Longitudinal Study of Saguaro National Park’s Gila Monsters

Tullis, Martha Resource Management Saguaro National Park, Tucson, Arizona, USA martha_tullis@partner.nps.gov

Perkins, Nic Resource Management Saguaro National Park, Tucson, Arizona, USA

Swann, Don Resource Management Saguaro National Park, Tucson, Arizona, US

Saguaro National Park (Tucson, AZ) has a large population of Gila monsters (Heloderma suspectum), many regular visitors, and a database of over 700 photos of Gila Monsters, dating to 2001. Univ. of Arizona researchers photographed ~100 animals in 2009-2011 during a study focused on radio telemetry and genetics. Since then Park staff, visitors and neighbors have continued to contribute both old and new photos. At the end of 2019, we had over 600 voucher photos of some 500 individual animals. Goals for this low-cost project are to explore Gila Monster life history, longevity, habitat use and home ranges, and to engage visitors. We’ve observed that tail damage is not unusual, and can heal over. Small changes in body coloration patterns of young animals can be used to estimate age, which in subsequent years can help set a lower limit on lifespan: Several individuals are at least 14 years old. Both reticulated and banded body patterns occur in the Park, and the most common pattern appears to be a mix of the two. One individual was photographed at 2,118 m (6,950 ft) elevation in the Rincon Mountains. Repeat sightings have been within a ~1km home range, as reported for other locations. Citizen Scientist photographers have been quite enthusiastic, and appreciate getting feedback on the photos they submit.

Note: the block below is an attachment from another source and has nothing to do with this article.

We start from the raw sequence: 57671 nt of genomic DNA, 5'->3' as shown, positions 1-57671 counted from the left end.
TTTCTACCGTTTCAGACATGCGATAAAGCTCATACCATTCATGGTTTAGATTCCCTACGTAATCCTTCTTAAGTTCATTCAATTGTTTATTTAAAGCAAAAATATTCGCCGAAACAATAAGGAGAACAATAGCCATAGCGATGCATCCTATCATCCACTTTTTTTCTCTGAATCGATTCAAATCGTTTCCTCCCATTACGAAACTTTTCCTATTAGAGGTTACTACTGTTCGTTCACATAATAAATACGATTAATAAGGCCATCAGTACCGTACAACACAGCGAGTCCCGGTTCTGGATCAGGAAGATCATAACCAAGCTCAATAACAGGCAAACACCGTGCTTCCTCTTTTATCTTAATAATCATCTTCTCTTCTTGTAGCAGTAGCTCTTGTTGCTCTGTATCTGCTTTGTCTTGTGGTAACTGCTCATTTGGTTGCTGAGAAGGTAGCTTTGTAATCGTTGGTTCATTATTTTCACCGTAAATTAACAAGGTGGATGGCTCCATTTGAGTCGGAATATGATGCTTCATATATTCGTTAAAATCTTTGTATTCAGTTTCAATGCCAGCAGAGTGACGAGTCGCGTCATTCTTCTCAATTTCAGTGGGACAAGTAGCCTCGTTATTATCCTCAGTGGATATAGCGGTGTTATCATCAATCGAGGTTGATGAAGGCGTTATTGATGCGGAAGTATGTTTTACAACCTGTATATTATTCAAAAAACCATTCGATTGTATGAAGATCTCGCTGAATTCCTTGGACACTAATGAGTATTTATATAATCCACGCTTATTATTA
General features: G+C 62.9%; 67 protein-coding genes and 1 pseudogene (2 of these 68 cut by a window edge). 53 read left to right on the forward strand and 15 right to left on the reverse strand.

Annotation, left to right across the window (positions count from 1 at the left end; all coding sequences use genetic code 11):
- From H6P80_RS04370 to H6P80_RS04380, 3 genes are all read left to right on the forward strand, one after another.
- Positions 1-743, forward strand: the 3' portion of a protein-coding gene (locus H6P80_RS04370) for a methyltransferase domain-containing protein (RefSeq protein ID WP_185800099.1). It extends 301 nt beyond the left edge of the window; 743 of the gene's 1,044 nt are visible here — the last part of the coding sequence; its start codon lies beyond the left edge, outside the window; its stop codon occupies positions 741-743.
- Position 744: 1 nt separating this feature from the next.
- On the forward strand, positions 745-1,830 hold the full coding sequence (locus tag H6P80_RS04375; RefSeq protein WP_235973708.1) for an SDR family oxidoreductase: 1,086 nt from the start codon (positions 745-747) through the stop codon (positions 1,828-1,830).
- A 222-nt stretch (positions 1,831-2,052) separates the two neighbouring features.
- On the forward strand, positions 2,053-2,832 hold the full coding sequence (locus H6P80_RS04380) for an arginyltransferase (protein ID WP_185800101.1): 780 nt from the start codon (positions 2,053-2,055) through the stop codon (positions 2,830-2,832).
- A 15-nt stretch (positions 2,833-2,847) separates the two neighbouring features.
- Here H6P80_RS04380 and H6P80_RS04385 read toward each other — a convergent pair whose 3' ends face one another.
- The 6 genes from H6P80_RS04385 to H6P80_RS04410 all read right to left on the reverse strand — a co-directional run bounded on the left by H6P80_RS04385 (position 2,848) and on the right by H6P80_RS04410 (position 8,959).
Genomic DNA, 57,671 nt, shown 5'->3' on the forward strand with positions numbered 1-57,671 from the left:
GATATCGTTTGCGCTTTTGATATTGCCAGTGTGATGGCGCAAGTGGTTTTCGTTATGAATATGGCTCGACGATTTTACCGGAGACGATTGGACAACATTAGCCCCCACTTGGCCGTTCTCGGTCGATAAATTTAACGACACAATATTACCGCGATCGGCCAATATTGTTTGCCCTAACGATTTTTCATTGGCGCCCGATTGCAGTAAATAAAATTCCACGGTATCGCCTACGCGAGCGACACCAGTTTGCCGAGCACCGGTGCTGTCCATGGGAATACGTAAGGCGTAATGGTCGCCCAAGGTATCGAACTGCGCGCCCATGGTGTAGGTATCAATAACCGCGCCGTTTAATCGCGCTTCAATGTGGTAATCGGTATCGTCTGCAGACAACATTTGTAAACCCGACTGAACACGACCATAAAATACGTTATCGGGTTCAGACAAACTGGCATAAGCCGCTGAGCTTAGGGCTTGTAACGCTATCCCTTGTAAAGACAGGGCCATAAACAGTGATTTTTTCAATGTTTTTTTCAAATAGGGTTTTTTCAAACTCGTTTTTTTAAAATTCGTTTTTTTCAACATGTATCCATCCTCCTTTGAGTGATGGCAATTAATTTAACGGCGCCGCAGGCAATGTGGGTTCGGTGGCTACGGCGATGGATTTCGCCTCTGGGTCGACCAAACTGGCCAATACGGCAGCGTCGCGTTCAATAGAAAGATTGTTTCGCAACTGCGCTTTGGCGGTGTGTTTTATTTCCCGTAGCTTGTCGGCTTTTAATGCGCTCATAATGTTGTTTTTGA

Copyright 2021, Biology of Heloderma, all rights reserved 
email charlessmith35@gmail.com for usage information 
Website design and content: Chuck Smith 

logo design: Chuck Smith

Photos: D. Ariano-Sanchez (Zootropic Conservation Program), D. Beck, T. Lawson, R. Repp, J. Rorabaugh, G. Schuett, W. Wells